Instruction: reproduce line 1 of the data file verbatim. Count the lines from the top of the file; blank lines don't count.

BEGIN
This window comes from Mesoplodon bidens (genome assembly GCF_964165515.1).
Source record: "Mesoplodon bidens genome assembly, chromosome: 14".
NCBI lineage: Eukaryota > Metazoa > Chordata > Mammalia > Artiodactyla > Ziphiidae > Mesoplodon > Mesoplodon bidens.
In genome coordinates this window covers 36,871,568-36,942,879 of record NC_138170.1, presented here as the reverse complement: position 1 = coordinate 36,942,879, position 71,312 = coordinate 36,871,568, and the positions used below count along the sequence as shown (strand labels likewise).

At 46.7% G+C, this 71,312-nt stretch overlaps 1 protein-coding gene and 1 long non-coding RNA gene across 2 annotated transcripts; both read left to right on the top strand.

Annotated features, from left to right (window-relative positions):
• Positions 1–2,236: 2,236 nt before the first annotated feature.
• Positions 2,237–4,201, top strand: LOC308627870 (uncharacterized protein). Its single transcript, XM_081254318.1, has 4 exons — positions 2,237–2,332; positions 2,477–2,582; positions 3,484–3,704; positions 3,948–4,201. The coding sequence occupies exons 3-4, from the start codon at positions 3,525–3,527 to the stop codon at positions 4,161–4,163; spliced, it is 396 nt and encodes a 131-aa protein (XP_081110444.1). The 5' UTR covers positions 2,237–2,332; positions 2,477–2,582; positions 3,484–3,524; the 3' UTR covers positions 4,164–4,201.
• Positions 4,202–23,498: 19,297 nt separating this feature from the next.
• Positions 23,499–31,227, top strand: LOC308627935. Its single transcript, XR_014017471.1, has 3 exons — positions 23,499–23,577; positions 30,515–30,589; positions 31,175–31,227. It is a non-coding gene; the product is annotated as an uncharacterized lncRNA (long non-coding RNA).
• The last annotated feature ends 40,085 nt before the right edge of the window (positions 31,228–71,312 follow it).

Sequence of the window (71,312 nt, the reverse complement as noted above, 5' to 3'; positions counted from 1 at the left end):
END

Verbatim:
This window comes from Mesoplodon bidens (genome assembly GCF_964165515.1).